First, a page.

RAIN’s school programs this year greatly helped our school. In their free time, I talk with my students about good hygiene and the importance of education. I also teach the girls I sponsor how to weave colored, palm-frond hats and mats. If my parents had realized the importance of school for my generation, we would have studied and [the new generation] wouldn’t have this problem of lacking teachers.

Jan 8, 2019

New Communities are Gaining Mentors

Since expanding to the southern Tillaberi region of Niger in 2009, RAIN has gained many motivated community partners to take part in the widely popular mentoring program. We're happy to share that the community of Etaghas, with your help, is embarking on this journey of education and new opportunity for girls and women alike.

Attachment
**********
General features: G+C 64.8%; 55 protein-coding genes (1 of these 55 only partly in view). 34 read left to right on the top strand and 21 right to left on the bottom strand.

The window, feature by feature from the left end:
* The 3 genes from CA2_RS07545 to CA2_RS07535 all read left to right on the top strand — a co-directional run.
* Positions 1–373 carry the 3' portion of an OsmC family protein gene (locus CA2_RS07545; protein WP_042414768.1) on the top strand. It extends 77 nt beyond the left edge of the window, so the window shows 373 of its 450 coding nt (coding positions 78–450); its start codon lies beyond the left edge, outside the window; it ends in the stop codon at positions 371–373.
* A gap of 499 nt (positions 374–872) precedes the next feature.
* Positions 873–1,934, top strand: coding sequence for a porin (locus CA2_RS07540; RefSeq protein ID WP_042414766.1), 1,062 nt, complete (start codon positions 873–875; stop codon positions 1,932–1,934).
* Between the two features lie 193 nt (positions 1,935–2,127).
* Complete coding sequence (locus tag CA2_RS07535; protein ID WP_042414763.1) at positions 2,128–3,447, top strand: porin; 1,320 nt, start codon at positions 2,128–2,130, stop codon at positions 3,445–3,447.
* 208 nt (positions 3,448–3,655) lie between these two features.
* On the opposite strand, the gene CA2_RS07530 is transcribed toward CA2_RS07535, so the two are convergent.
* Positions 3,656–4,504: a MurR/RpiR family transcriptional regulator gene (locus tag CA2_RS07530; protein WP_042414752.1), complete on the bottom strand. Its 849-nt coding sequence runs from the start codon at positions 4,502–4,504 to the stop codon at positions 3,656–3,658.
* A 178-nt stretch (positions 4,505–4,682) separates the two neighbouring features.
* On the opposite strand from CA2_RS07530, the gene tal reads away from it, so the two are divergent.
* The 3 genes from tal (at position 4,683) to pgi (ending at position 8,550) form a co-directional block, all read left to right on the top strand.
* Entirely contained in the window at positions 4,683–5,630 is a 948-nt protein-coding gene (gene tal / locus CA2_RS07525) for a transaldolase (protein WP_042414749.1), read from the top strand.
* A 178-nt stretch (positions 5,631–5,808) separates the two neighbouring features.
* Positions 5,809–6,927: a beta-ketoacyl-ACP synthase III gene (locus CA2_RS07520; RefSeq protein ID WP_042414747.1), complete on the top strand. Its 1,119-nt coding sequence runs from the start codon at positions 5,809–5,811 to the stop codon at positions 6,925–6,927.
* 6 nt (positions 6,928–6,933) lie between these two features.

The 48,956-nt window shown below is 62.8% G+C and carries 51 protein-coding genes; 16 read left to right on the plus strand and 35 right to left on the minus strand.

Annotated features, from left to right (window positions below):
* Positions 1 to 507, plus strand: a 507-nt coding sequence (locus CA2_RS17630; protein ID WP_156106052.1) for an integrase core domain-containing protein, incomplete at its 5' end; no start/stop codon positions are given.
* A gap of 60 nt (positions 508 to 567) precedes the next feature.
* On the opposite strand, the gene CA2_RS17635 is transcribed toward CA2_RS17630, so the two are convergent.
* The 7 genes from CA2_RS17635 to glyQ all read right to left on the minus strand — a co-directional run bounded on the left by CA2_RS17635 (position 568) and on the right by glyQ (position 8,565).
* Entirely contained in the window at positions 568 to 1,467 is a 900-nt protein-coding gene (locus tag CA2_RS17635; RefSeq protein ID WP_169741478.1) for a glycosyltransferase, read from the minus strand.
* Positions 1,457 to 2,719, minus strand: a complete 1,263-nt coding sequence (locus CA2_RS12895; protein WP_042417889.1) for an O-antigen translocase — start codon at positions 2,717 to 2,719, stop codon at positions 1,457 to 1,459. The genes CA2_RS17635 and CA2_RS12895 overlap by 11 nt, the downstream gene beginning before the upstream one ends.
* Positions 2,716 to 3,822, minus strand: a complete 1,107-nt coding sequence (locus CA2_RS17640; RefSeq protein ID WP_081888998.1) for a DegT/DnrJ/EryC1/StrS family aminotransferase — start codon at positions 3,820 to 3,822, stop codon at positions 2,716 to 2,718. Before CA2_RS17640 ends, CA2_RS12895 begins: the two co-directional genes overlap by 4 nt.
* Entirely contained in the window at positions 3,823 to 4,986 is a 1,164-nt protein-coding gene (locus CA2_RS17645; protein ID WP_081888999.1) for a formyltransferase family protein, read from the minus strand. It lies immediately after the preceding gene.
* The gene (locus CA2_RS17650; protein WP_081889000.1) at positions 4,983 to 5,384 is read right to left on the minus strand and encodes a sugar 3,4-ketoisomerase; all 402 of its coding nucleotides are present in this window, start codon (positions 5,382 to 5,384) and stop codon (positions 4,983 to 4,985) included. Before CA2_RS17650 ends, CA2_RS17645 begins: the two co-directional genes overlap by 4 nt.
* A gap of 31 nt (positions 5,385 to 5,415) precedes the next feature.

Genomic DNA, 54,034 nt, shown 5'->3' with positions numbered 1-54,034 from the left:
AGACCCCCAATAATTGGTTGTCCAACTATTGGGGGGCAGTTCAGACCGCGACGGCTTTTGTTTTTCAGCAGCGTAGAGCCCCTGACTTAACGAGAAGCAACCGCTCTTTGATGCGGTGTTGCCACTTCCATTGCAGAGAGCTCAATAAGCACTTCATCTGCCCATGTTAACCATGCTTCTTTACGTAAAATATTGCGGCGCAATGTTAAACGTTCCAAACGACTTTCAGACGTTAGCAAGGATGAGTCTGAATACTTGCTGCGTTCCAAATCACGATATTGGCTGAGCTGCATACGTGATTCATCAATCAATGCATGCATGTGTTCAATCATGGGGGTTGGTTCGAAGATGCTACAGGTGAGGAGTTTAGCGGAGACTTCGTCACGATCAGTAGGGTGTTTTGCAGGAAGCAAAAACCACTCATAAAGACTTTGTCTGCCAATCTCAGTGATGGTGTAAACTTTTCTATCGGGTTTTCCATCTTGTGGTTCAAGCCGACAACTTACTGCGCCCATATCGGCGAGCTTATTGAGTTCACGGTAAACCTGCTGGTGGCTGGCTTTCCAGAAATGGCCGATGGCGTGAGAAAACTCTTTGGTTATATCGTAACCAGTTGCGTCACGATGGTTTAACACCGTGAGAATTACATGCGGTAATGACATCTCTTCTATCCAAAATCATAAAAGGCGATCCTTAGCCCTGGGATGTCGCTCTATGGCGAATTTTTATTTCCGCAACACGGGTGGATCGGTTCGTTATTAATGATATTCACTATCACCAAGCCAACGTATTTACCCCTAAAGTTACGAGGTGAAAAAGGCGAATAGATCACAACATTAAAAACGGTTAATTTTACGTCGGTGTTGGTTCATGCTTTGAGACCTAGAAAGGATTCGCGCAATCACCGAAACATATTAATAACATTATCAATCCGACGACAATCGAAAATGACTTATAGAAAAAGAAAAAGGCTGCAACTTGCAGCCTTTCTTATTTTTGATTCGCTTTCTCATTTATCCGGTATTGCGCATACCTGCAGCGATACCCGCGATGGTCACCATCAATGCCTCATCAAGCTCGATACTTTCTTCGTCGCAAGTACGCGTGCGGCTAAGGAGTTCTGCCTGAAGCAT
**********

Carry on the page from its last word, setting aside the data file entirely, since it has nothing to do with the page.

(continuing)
The initial community meetings, recruitment process and training has taken place - the stage is set for the joyful task of empowering girls to succeed.

Etaghas Mentoring Program 

The Etaghas School serves several surrounding area hamlets, each of which is represented by a mentor. This arrangement serves to unite the greater community around our important education initiative. The five mentors will help spark the drive in twenty five elementary school students. As in all RAIN mentoring programs, mentors are teaching their students valuable practical skills, including the craft of straw and stalk weaving that is a tradition in the region.
                                 
We look forward to updating you in the very near future as these two mentoring programs bloom to give at-risk girls a leg up in school and in life. None of it is possible without your support - thank you!